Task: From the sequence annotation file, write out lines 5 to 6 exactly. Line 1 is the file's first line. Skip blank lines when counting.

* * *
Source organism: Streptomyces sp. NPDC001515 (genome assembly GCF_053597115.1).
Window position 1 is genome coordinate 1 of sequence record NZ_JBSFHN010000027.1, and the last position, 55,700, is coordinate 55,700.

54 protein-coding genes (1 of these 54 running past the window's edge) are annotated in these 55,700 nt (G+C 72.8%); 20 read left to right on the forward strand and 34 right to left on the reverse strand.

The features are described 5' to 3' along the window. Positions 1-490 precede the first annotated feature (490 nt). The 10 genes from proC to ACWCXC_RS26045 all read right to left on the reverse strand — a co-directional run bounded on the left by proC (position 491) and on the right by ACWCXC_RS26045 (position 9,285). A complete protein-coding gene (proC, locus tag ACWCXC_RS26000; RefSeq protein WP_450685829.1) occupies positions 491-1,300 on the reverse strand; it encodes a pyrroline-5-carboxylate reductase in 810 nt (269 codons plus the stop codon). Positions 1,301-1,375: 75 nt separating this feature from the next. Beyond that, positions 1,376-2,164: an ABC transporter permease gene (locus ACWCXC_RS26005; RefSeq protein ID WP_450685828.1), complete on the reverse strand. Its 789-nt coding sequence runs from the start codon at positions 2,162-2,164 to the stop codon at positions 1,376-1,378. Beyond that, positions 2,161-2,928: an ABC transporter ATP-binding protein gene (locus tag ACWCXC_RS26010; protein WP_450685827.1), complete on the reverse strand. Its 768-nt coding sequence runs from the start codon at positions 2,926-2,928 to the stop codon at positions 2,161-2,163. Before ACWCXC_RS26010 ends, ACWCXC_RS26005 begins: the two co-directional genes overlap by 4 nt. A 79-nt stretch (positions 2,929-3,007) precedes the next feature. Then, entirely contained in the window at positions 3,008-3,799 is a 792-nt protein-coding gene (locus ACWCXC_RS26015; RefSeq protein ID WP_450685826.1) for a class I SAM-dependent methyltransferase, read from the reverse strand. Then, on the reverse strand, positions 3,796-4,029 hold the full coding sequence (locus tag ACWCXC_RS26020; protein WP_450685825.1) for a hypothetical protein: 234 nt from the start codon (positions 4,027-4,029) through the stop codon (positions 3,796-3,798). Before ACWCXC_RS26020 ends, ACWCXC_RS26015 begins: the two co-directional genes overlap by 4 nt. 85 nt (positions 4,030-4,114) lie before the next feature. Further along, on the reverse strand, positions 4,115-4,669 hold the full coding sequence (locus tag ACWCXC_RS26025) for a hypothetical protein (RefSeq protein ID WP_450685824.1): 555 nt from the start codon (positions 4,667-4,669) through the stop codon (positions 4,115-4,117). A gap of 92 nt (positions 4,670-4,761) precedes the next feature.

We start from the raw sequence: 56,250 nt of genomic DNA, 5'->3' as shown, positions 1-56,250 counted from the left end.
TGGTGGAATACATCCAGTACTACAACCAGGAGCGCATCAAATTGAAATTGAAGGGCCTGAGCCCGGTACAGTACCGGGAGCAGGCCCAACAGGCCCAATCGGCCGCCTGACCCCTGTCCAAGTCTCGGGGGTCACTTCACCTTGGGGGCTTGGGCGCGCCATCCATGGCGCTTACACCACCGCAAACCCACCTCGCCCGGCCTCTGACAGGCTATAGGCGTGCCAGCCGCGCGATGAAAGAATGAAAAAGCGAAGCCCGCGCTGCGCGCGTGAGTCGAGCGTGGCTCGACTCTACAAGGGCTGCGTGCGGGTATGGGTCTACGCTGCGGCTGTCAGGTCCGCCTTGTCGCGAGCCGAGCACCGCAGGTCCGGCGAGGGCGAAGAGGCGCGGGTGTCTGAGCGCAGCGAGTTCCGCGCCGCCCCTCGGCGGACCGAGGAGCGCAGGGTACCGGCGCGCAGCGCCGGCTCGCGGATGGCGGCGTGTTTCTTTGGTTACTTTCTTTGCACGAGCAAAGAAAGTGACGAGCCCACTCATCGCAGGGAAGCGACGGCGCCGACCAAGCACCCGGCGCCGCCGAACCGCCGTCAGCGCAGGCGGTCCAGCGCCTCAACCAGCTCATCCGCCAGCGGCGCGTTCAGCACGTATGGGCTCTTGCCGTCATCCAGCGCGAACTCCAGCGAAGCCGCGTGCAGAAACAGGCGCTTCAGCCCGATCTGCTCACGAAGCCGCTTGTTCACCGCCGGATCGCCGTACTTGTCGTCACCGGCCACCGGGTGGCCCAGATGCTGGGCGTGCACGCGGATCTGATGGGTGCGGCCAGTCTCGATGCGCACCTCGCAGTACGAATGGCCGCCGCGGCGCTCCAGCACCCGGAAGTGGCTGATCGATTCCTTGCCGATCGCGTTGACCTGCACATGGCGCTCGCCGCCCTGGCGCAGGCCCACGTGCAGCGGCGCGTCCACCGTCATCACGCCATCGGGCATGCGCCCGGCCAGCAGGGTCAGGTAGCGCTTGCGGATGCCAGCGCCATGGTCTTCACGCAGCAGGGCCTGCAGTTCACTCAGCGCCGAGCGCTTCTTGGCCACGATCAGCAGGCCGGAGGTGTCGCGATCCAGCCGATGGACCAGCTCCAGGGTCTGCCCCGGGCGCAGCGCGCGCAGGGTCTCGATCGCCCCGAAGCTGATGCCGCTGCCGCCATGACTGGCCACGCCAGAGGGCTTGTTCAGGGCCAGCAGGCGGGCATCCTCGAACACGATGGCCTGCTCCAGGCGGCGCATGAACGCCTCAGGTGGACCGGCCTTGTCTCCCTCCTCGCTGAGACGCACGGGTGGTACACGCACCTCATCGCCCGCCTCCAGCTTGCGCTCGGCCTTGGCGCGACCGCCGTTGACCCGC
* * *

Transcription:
We start from the raw sequence: 56,250 nt of genomic DNA, 5'->3' as shown, positions 1-56,250 counted from the left end.
TGGTGGAATACATCCAGTACTACAACCAGGAGCGCATCAAATTGAAATTGAAGGGCCTGAGCCCGGTACAGTACCGGGAGCAGGCCCAACAGGCCCAATCGGCCGCCTGACCCCTGTCCAAGTCTCGGGGGTCACTTCACCTTGGGGGCTTGGGCGCGCCATCCATGGCGCTTACACCACCGCAAACCCACCTCGCCCGGCCTCTGACAGGCTATAGGCGTGCCAGCCGCGCGATGAAAGAATGAAAAAGCGAAGCCCGCGCTGCGCGCGTGAGTCGAGCGTGGCTCGACTCTACAAGGGCTGCGTGCGGGTATGGGTCTACGCTGCGGCTGTCAGGTCCGCCTTGTCGCGAGCCGAGCACCGCAGGTCCGGCGAGGGCGAAGAGGCGCGGGTGTCTGAGCGCAGCGAGTTCCGCGCCGCCCCTCGGCGGACCGAGGAGCGCAGGGTACCGGCGCGCAGCGCCGGCTCGCGGATGGCGGCGTGTTTCTTTGGTTACTTTCTTTGCACGAGCAAAGAAAGTGACGAGCCCACTCATCGCAGGGAAGCGACGGCGCCGACCAAGCACCCGGCGCCGCCGAACCGCCGTCAGCGCAGGCGGTCCAGCGCCTCAACCAGCTCATCCGCCAGCGGCGCGTTCAGCACGTATGGGCTCTTGCCGTCATCCAGCGCGAACTCCAGCGAAGCCGCGTGCAGAAACAGGCGCTTCAGCCCGATCTGCTCACGAAGCCGCTTGTTCACCGCCGGATCGCCGTACTTGTCGTCACCGGCCACCGGGTGGCCCAGATGCTGGGCGTGCACGCGGATCTGATGGGTGCGGCCAGTCTCGATGCGCACCTCGCAGTACGAATGGCCGCCGCGGCGCTCCAGCACCCGGAAGTGGCTGATCGATTCCTTGCCGATCGCGTTGACCTGCACATGGCGCTCGCCGCCCTGGCGCAGGCCCACGTGCAGCGGCGCGTCCACCGTCATCACGCCATCGGGCATGCGCCCGGCCAGCAGGGTCAGGTAGCGCTTGCGGATGCCAGCGCCATGGTCTTCACGCAGCAGGGCCTGCAGTTCACTCAGCGCCGAGCGCTTCTTGGCCACGATCAGCAGGCCGGAGGTGTCGCGATCCAGCCGATGGACCAGCTCCAGGGTCTGCCCCGGGCGCAGCGCGCGCAGGGTCTCGATCGCCCCGAAGCTGATGCCGCTGCCGCCATGACTGGCCACGCCAGAGGGCTTGTTCAGGGCCAGCAGGCGGGCATCCTCGAACACGATGGCCTGCTCCAGGCGGCGCATGAACGCCTCAGGTGGACCGGCCTTGTCTCCCTCCTCGCTGAGACGCACGGGTGGTACACGCACCTCATCGCCCGCCTCCAGCTTGCGCTCGGCCTTGGCGCGACCGCCGTTGACCCGC